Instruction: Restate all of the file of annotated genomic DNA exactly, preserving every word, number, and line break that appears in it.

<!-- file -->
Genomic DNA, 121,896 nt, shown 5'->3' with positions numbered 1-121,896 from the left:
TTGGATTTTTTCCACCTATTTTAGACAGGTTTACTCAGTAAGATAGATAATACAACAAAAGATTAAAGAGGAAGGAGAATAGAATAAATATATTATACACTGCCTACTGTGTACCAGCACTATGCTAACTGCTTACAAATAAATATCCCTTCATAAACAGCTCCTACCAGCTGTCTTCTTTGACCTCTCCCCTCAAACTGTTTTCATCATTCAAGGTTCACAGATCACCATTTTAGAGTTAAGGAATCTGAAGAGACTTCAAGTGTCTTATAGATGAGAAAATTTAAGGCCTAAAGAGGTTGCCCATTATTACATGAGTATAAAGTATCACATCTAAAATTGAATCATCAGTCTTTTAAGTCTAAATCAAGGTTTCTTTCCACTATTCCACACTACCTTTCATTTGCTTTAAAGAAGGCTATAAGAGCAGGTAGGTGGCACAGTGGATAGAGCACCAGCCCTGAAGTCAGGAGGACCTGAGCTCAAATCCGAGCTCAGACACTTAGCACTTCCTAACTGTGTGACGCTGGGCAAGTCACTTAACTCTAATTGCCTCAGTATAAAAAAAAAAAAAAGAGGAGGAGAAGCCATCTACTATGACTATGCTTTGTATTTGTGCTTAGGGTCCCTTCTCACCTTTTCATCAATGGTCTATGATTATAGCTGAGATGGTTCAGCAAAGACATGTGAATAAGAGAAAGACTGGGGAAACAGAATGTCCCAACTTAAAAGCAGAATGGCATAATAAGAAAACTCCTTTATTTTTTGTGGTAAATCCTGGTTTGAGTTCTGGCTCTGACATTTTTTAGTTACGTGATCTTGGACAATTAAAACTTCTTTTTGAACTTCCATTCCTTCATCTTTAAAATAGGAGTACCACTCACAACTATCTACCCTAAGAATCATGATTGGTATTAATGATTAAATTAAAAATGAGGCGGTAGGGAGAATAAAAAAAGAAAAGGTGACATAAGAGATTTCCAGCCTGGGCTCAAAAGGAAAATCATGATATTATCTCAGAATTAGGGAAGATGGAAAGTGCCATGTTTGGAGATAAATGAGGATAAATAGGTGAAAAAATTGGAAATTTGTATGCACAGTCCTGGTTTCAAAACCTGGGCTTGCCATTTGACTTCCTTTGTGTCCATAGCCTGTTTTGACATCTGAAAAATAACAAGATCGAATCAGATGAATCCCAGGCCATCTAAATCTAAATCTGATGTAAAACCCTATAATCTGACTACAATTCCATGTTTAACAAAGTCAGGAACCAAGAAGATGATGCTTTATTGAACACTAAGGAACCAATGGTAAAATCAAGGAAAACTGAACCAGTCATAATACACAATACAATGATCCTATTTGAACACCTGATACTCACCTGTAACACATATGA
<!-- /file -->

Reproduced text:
Genomic DNA, 121,896 nt, shown 5'->3' with positions numbered 1-121,896 from the left:
TTGGATTTTTTCCACCTATTTTAGACAGGTTTACTCAGTAAGATAGATAATACAACAAAAGATTAAAGAGGAAGGAGAATAGAATAAATATATTATACACTGCCTACTGTGTACCAGCACTATGCTAACTGCTTACAAATAAATATCCCTTCATAAACAGCTCCTACCAGCTGTCTTCTTTGACCTCTCCCCTCAAACTGTTTTCATCATTCAAGGTTCACAGATCACCATTTTAGAGTTAAGGAATCTGAAGAGACTTCAAGTGTCTTATAGATGAGAAAATTTAAGGCCTAAAGAGGTTGCCCATTATTACATGAGTATAAAGTATCACATCTAAAATTGAATCATCAGTCTTTTAAGTCTAAATCAAGGTTTCTTTCCACTATTCCACACTACCTTTCATTTGCTTTAAAGAAGGCTATAAGAGCAGGTAGGTGGCACAGTGGATAGAGCACCAGCCCTGAAGTCAGGAGGACCTGAGCTCAAATCCGAGCTCAGACACTTAGCACTTCCTAACTGTGTGACGCTGGGCAAGTCACTTAACTCTAATTGCCTCAGTATAAAAAAAAAAAAAAGAGGAGGAGAAGCCATCTACTATGACTATGCTTTGTATTTGTGCTTAGGGTCCCTTCTCACCTTTTCATCAATGGTCTATGATTATAGCTGAGATGGTTCAGCAAAGACATGTGAATAAGAGAAAGACTGGGGAAACAGAATGTCCCAACTTAAAAGCAGAATGGCATAATAAGAAAACTCCTTTATTTTTTGTGGTAAATCCTGGTTTGAGTTCTGGCTCTGACATTTTTTAGTTACGTGATCTTGGACAATTAAAACTTCTTTTTGAACTTCCATTCCTTCATCTTTAAAATAGGAGTACCACTCACAACTATCTACCCTAAGAATCATGATTGGTATTAATGATTAAATTAAAAATGAGGCGGTAGGGAGAATAAAAAAAGAAAAGGTGACATAAGAGATTTCCAGCCTGGGCTCAAAAGGAAAATCATGATATTATCTCAGAATTAGGGAAGATGGAAAGTGCCATGTTTGGAGATAAATGAGGATAAATAGGTGAAAAAATTGGAAATTTGTATGCACAGTCCTGGTTTCAAAACCTGGGCTTGCCATTTGACTTCCTTTGTGTCCATAGCCTGTTTTGACATCTGAAAAATAACAAGATCGAATCAGATGAATCCCAGGCCATCTAAATCTAAATCTGATGTAAAACCCTATAATCTGACTACAATTCCATGTTTAACAAAGTCAGGAACCAAGAAGATGATGCTTTATTGAACACTAAGGAACCAATGGTAAAATCAAGGAAAACTGAACCAGTCATAATACACAATACAATGATCCTATTTGAACACCTGATACTCACCTGTAACACATATGA